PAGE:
Watch out for toxic products around the house

Watch out for toxic products around the house

Poisoning is the second leading cause of injury related death in the U.S. The Centers for Disease Control and Prevention (CDC) estimates that poison control centers manage more than 2.3 million poison exposures per year.

What might surprise many is that the CDC reports that 90 percent of all poisonings happen in and around the home. Most of these poisons are things used regularly, often without special precautions to prevent misuse or abuse.

Dr. Deshon Moore, an emergency medicine specialist at Advocate South Suburban Hospital in Hazel Crest, Ill., sees many patients in the emergency department suffering the ill effects of household poisonings.

Dr. Moore has put together a watch list of four of the most toxic common products that people keep around the house:

  1. Drain Opener/Cleaner: According to Dr. Moore, drain openers are very dangerous because they are caustic—meaning they are either extremely acidic or extremely basic on the pH scale. A caustic substance can cause significant chemical burn injury to any body tissue it comes in contact with—eyes, skin, mouth or lungs.

“Drain cleaners are extremely toxic and very common around the house, a very dangerous combination,” Dr. Moore says. “Even a small sip of these products can cause serious damage to the tissues of the throat, stomach and intestines.”

  1. Windshield Washer Fluid (methanol): Anyone who owns a car probably has a supply of this in their trunk or garage. Dr. Moore says that most people never consider it dangerous. But, because of a chemical reaction once its’ ingested, it doesn’t take much to do serious harm.

“Ingestion of just 3-7 ounces without treatment can be fatal to an adult, and even less can cause permanent blindness,” he says. “The liver converts methanol into another chemical which damages the eyes and makes the blood dangerously acidic.”

Dr. Moore points out that antifreeze, another poison very common in and around cars, contains ethylene glycol (a cousin to methanol) also very toxic.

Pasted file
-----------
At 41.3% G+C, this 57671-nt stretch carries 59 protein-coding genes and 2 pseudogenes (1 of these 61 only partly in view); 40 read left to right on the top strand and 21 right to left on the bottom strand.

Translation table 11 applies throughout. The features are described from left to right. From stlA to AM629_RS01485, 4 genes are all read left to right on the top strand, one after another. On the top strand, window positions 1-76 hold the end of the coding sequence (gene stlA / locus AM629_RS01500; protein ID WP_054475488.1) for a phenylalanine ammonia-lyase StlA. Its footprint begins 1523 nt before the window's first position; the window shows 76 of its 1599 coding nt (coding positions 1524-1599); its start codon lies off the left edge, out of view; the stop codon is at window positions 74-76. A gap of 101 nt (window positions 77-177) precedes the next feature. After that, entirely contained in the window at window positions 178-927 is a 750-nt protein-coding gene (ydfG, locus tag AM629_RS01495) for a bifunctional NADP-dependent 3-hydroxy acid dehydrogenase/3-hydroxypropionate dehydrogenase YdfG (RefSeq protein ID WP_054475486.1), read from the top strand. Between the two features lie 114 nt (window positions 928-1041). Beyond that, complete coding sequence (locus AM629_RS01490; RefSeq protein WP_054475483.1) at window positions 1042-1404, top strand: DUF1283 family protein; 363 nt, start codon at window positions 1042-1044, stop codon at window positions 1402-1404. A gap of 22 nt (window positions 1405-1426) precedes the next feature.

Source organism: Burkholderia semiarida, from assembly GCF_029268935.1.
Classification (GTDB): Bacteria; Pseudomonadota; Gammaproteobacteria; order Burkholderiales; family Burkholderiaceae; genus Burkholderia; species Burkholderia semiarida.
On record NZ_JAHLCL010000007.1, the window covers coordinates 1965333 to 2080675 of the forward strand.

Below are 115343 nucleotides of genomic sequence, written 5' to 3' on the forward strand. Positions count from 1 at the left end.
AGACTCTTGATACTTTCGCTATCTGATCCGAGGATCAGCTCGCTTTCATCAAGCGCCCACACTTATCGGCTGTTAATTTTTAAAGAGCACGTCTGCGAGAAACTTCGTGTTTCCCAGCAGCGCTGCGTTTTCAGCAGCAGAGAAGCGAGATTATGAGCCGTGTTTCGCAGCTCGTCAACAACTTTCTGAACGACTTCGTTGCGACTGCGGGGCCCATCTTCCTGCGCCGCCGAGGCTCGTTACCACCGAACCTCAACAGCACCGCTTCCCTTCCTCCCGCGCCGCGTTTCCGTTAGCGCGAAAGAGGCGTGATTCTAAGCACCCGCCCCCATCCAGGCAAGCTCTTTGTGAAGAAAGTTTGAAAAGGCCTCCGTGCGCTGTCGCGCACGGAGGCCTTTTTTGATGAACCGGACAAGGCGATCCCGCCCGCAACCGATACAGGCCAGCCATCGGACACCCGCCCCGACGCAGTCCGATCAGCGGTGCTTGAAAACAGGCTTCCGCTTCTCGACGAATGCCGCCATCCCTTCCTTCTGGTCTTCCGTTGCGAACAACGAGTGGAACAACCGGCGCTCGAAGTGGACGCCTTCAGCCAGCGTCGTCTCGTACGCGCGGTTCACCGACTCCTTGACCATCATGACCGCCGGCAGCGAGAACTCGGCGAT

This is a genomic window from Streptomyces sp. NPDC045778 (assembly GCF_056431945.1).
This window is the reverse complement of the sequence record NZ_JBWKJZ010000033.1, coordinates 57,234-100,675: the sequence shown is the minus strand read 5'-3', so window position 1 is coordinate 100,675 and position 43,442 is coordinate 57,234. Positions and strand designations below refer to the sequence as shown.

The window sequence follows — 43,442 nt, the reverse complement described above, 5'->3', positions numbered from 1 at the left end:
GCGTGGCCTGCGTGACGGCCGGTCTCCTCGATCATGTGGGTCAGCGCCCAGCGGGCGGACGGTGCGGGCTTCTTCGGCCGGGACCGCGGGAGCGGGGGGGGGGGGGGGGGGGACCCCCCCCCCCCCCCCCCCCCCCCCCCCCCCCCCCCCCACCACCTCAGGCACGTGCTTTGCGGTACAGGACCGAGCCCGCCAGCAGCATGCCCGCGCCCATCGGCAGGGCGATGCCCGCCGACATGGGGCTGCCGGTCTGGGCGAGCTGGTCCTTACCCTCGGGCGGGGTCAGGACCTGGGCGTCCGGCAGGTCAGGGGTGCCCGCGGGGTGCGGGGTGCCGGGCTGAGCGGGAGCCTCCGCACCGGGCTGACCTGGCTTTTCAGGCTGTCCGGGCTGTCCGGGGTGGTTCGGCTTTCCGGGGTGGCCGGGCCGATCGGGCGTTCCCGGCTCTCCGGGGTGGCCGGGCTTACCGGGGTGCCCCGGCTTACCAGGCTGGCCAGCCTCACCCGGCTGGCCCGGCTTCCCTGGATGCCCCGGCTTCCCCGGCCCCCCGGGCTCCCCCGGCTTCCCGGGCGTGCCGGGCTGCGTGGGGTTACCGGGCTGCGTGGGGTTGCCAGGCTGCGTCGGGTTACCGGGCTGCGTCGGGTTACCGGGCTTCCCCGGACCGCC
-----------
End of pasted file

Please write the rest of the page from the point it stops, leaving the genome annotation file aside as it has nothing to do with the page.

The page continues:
1. Rust Remover/Wheel Cleaner: Dr. Moore says that people should be extra careful with the cleaners containing hydrofluoric acid.

“Once the hydrofluoric acid enters the body, whether by ingestion, skin exposure or inhaling, this acid binds up the calcium in your body,” Dr. Moore says.  “Once that happens, the calcium can’t be used for other important things it needs to do, like enabling your heart to continue beating.”

  1. Medication: “Many medicine cabinets contain some of the most powerful chemicals around the home,” Dr. Moore says. “Drugs and medicine can do great things for people, but they can also be very poisonous in the wrong amount, or in the wrong person.”

According to the CDC, 91 percent of unintentional poisoning deaths are due to drugs and medications. Misuse and abuse of prescription pain medications are, by far, the type of medication that causes the most deaths each year.

Dr. Moore does not recommend extreme precautions such as ridding your house of all of these items. However, he does recommend a few tips to ensure everyone stays safe:

  • Always use cleaners and household chemicals as instructed on the label.
  • Never mix cleaning products or any household chemicals; toxic gases can result.
  • Never take more medicine than instructed to by your doctor.
  • Don’t share medication.  If you have pills left you are no longer using, dispose of them properly and promptly
  • To prevent drug interactions, make sure your doctor and pharmacy know ALL of the medicines you are taking
  • Always use child resistant caps—but remember, they are child-resistant, not child-proof.
  • Store all medications and household products in their original containers away from food products, locked out of sight and reach of children.
  • If you think someone may have been exposed to any potentially harmful substance or poison, call the free Poison Help Line at 1-800-222-1222.

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One Comment

  1. Custom Chemicals International August 5, 2015 at 6:37 am · Reply

    These are excellent health and safety tips! I am definitely sharing this post. Thanks

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About the Author

Nate Llewellyn
Nate Llewellyn

Nate Llewellyn, health enews contributor, is a manager of public affairs at Advocate Medical Group. Nate began his career as a journalist and builds daily on his nearly 20 years of writing experience. He spends most of his free time following his wife to their two sons’ various activities.